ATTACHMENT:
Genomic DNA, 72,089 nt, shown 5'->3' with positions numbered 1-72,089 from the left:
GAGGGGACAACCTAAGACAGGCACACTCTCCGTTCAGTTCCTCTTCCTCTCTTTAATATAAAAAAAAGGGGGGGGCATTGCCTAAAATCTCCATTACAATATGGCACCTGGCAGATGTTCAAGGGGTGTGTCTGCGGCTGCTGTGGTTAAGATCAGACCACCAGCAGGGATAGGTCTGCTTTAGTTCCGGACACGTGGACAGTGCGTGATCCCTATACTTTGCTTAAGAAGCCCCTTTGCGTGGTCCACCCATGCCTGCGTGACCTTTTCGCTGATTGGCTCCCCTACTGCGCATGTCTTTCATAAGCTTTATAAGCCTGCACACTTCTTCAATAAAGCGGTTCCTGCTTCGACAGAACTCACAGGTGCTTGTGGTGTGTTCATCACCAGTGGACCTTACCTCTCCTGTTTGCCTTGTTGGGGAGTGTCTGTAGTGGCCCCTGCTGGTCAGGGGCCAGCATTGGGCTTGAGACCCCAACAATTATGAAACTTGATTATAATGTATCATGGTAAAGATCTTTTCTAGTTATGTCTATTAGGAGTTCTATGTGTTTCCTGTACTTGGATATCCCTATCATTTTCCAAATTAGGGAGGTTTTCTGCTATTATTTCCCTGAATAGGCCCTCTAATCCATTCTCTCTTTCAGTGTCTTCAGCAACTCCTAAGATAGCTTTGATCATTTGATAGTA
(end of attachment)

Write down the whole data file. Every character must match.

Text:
Genomic DNA, 72,089 nt, shown 5'->3' with positions numbered 1-72,089 from the left:
GAGGGGACAACCTAAGACAGGCACACTCTCCGTTCAGTTCCTCTTCCTCTCTTTAATATAAAAAAAAGGGGGGGGCATTGCCTAAAATCTCCATTACAATATGGCACCTGGCAGATGTTCAAGGGGTGTGTCTGCGGCTGCTGTGGTTAAGATCAGACCACCAGCAGGGATAGGTCTGCTTTAGTTCCGGACACGTGGACAGTGCGTGATCCCTATACTTTGCTTAAGAAGCCCCTTTGCGTGGTCCACCCATGCCTGCGTGACCTTTTCGCTGATTGGCTCCCCTACTGCGCATGTCTTTCATAAGCTTTATAAGCCTGCACACTTCTTCAATAAAGCGGTTCCTGCTTCGACAGAACTCACAGGTGCTTGTGGTGTGTTCATCACCAGTGGACCTTACCTCTCCTGTTTGCCTTGTTGGGGAGTGTCTGTAGTGGCCCCTGCTGGTCAGGGGCCAGCATTGGGCTTGAGACCCCAACAATTATGAAACTTGATTATAATGTATCATGGTAAAGATCTTTTCTAGTTATGTCTATTAGGAGTTCTATGTGTTTCCTGTACTTGGATATCCCTATCATTTTCCAAATTAGGGAGGTTTTCTGCTATTATTTCCCTGAATAGGCCCTCTAATCCATTCTCTCTTTCAGTGTCTTCAGCAACTCCTAAGATAGCTTTGATCATTTGATAGTA